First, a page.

Quant, Math & Computer Science Puzzles for Interview Preparation & Brain Teasing
A collection of ~225 Puzzles with Solutions (classified by difficulty and topic)

Dec 23, 2011

Number of digits in 125^100

Source: Asked to me by Suman Kalyan Bera (M.Tech  Student IIT Delhi) on contact page

Problem:

How many digits does the number 125^100 have?

Very interesting problem and equally interesting solution :)

Update (25 December 2011):
You are not allowed to use your high school notes on values of log_10(2) or log_10(5)
Solution:
Posted by me in comments!

12 comments:

  1. solution :P
    #include< cstdio >
    #include< sstream >
    #include< cstdlib >
    #include< cctype >
    #include< cmath >
    #include< algorithm >
    #include< set >
    #include< queue >
    #include< stack >
    #include< list >
    #include< iostream >
    #include< fstream >
    #include< numeric >
    #include< string >
    #include< vector >
    #include< cstring >
    #include< map >
    #include< iterator >
    #include< bitset >
    using namespace std;
    #define sf scanf
    #define pf printf
    #define re return
    #define i64 __int64
    #define I64 %I64d
    #define u64 unsigned __int64
    #define U64 "%U64d"
    #define ll long long
    #define forit(i, m) for (i=(m).begin(); i!=(m).end(); ++i)
    #define rab(i,a,b) for(i=a;i<=b;i++)
    #define ras(i,a,b) for(i=a;i>=b;i--)
    #define rep(i,n) rab(i,0,n-1)
    #define fi(n) rep(i,n)
    #define fj(n) rep(j,n)
    #define fk(n) rep(k,n)
    #define max(a,b) a>b? a:b
    #define min(a,b) aeps)
    #define inf (1<<30)
    #define pi 2*acos(0.0)
    #define Set(t,v) memset((t), (v), sizeof(t))
    #define pb push_back
    #define sz(v) (v).size()
    #define vt vector
    #define mp make_pair
    #define all(x) x.begin(),x.end()
    #define rev(x) reverse(all(x))
    #define im int main()
    #define sq(a) (a)*(a)
    #define max 1000001
    ll gcd(ll a,ll b){while(b){b ^=a ^=b ^=a %=b;}return a;}
    im
    {
    char a[max];
    sf("%s",&a);
    pf("%d\n",strlen(a));


    re 0;
    }

    ReplyDelete
  2. The number of digits in a number x equal log of x (to the base 10)
    In this case 100*log(125)

    ReplyDelete
  3. log_10(125^100) = 209.691001
    Hence 209 digits

    ReplyDelete
  4. taking log(base 10) of 125^100 it gives the number of digit it contains

    ReplyDelete
  5. 125^100 = 5^300. We know log5 is 1-log2 = 0.6990 (from my JEE prep days). 300*.699 = 209.7. Therefore 210 digits. Yeh bhee koi question hai?!? Or am I missing something?

    ReplyDelete
  6. The number of digits is floor(log_10 125^100) + 1 = floor (log_10 5^300) + 1 = floor(300(1-log_10 2)) + 1 which is to enough digits of accuracy, floor (300 - 300*0.3010) + 1 = 210.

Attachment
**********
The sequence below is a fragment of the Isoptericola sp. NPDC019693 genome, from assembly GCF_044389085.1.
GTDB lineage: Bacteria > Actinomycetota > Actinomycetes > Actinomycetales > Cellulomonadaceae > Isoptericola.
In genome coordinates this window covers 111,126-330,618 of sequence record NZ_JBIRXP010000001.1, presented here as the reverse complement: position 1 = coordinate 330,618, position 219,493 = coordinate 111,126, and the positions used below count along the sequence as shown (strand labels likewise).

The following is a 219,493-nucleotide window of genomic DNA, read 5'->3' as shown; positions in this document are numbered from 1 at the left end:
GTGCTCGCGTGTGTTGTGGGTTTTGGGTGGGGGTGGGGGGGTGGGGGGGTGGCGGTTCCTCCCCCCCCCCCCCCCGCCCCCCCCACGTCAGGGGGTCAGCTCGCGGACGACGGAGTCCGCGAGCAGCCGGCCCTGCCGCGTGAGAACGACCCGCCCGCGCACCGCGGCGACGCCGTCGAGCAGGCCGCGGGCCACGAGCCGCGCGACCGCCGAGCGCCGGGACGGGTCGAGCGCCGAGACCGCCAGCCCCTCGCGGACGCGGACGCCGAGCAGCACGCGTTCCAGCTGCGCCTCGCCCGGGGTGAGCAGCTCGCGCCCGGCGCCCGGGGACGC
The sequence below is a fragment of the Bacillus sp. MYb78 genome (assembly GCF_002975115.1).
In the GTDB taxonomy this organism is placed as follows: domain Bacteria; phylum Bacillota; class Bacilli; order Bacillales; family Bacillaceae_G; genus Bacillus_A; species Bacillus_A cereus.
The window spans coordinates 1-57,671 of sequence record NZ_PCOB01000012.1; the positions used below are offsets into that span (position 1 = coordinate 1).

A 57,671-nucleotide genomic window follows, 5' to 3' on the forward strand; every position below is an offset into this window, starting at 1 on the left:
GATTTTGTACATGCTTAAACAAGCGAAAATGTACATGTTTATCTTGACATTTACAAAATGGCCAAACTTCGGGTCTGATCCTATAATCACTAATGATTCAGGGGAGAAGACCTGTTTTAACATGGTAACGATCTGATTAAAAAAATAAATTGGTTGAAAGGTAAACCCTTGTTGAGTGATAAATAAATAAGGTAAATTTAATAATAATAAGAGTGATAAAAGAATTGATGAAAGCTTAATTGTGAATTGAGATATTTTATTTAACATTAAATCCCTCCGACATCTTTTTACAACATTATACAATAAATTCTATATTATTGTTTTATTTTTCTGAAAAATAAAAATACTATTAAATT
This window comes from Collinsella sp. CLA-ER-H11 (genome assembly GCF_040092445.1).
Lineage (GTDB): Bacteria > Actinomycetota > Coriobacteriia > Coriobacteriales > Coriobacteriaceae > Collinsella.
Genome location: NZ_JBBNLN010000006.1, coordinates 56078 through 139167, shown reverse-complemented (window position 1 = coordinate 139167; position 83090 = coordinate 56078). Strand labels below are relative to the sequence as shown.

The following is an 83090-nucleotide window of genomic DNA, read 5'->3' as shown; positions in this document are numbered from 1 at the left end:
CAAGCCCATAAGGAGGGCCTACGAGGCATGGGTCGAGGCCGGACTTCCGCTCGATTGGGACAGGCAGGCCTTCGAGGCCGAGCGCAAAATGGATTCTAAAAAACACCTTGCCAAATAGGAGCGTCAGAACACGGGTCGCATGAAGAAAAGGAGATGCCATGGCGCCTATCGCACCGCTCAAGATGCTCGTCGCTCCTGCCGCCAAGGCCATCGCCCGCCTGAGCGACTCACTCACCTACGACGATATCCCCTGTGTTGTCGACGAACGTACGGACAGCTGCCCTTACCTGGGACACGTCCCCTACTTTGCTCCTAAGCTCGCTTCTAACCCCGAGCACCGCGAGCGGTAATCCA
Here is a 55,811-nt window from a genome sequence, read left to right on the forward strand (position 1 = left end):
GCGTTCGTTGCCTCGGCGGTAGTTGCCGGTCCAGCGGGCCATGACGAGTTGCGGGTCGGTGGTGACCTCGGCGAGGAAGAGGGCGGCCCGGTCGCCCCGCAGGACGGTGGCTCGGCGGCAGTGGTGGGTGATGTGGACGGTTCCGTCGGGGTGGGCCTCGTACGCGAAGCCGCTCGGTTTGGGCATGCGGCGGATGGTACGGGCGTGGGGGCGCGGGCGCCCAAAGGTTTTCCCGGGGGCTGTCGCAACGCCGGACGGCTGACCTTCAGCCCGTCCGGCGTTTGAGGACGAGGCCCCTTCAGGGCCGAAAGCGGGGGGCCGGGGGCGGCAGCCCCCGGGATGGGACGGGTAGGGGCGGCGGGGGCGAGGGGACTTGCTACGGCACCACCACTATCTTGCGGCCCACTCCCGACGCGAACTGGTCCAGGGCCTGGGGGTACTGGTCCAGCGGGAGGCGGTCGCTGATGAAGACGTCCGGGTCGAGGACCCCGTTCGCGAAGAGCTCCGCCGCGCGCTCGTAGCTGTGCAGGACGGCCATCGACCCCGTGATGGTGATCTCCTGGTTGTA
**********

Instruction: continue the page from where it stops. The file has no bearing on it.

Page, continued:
But, certainly the fact that I knew log_10 2 is roughly 0.3010 came in handy here.

    ReplyDelete
  7. K=125^100.
    No.of Digits=floor(log K)+1
    log(K)= 300-100*log8=300-300*log2=209.3
    Ans=210.

    ReplyDelete
  8. isn't is just solving for n where n satisfies:

    10^(n+1)>= 125^100 >= 10^n

    n solves to 209
    thus 210 digits long (google calculator says its right)

    ReplyDelete
  9. Ok. May be I should have been clear. Most people do not know what log_10(2) or log_10(5) is!

    You have to find the answer without using your high school notes, by pure logic.

    Solution:

    125^100 = 1000^100/(2^300)

    2^300 = 1024^30

    125^100 = 1000^70/(1.024^30)

    Claim: 1 < 1.024^30 < 10

    So, 10^209 < 125^100 < 10^210

    Number of digits = 210 :)

    ReplyDelete
  10. Regarding my claim about 1.024^30 < 10

    (1+x)^30 = 1 + 30x + 30C2*x*x + 30C3*x*x*x + ...

    Each subsequent term is a factor of less than 30C(i+1)*x/30C(i) of the previous term, i.e.
    x*(30-i)/(i+1) < 30x for all i

    30x = y = 0.72

    (1+x)^30 < 1 + y + y*y + ... 31 terms

    (1+x)^30 < 1/(1-y) < 10

    Hence, done

    @khalil, nick, mani, sid, circem, avinash, siva

    I guess all of you did the same thing, with some mistakes at some places, but the argument was pretty much the same. Thanks

    @Anik,
    how is this the solution?

    ReplyDelete
  11. another way of proving the claim which doesn't require knowledge of binomial theorem :-
    (1.024)^30 < 10
    it is sufficient if we prove (1.024)^32 < 10
    it would be sufficient if we prove
    (1.024)^16 <3
    it wud be sufficient if we prove
    (1.024)^8<1.7
    it wud be sufficient if we prove
    (1.024)^4 < 1.3
    it wud be sufficient if we prove
    (1.05)^2 < 1.3 (by squaring 1.024)
    1.1025< 1.3 which is true.

    ReplyDelete